We waited out a miserable night with Japs all around us. The Guinea rain began falling. Camp had a shelter half to cover himself, and could take out some of the chill with his breath under the cover. But the natives had only one small piece of canvas. It was not large enough for all three natives, and Tomanda squatted shivering. Camp said, "Tomanda, get under here with me." At first, Tomanda refused. Naturally, the rain increased.

"Get in here!" Camp insisted. Tomanda crawled gratefully under the half with him. Tomanda said, "You sleep, I watch."

It was a bad night there in that rain among Japs in their temporary bivouac area, but no Japs discovered Camp's out-numbered patrol.

At daybreak, Tomanda said, "Jap him come." We heard more talking. Some Japs moved out - who had bedded down a few yards away. We trailed them, with Myra bringing up our rear.

After about 30 minutes tailing the Japs, we came to an inlet maybe 30 feet wide. The Japs turned left inland. Camp suggested that we cross and get ahead of them.

We waded through water fairly deep, for two of our natives had to swim across.

On the other side, we faced a mangrove swamp some 50 yards wide, which we had to cross by stretching our legs from root to root. Again on solid ground, we looked for tracks but found none. Nobody seemed to be ahead of us or anywhere near.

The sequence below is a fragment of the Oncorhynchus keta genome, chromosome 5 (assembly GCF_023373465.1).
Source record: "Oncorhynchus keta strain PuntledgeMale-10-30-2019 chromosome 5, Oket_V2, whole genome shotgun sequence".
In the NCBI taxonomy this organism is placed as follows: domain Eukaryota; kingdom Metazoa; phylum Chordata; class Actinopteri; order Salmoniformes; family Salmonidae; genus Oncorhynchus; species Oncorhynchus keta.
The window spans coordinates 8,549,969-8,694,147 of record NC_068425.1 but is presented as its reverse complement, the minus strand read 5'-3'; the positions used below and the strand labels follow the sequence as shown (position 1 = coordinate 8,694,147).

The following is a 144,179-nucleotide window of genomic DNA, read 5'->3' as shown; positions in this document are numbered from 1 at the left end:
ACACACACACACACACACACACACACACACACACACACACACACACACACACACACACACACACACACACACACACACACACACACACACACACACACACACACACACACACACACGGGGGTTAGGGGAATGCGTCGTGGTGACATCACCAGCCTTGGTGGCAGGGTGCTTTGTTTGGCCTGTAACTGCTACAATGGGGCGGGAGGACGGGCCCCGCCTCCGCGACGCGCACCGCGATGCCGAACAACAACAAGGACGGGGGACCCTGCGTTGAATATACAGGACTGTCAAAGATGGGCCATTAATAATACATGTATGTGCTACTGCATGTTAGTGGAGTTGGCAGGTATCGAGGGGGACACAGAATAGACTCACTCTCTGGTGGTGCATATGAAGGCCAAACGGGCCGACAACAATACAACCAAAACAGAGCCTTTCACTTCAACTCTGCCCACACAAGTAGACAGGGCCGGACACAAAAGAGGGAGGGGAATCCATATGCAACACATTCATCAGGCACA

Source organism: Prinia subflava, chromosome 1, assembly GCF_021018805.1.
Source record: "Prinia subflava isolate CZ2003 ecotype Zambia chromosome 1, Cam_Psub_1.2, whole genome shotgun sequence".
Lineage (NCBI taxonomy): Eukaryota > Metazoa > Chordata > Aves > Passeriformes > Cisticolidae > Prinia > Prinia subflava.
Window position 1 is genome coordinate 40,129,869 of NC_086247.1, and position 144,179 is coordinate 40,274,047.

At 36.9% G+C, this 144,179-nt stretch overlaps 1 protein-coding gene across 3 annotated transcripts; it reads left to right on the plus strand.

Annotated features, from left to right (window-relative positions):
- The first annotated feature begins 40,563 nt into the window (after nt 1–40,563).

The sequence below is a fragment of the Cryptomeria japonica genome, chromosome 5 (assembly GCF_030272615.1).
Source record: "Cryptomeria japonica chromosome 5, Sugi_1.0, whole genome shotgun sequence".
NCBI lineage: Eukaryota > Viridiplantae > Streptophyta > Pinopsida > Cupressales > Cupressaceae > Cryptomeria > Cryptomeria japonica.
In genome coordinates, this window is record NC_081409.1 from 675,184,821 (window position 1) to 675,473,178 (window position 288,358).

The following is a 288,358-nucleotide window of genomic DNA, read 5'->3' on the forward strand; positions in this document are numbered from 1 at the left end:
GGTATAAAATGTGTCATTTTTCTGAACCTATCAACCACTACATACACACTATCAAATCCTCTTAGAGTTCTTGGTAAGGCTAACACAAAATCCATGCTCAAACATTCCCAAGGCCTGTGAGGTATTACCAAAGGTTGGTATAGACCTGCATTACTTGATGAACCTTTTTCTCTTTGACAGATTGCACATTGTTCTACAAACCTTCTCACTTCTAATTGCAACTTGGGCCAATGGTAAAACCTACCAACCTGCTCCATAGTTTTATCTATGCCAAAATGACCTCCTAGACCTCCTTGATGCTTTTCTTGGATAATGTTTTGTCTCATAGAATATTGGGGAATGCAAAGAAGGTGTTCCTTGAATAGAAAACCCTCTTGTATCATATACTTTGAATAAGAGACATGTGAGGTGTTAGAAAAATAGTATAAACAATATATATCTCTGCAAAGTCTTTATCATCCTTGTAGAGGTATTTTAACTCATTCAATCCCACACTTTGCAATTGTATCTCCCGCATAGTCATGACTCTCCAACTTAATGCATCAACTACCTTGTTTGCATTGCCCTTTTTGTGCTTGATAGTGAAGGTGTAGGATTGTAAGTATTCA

After half a mile, we saw a trail up a mountain. About halfway up, we halted for a break. Then we heard somebody coming along the side of the ridge almost level with us.

It was an Aussie with a rifle. We watched until he was a short distance off, then called to him.

He hit the dirt at once. Camp had a hard time to convince him that we were no Japs. Finally, Camp said that he would stand up, and the Aussie could shoot if he wanted to. But if he shot, Camp said, "Four men will be looking down on you."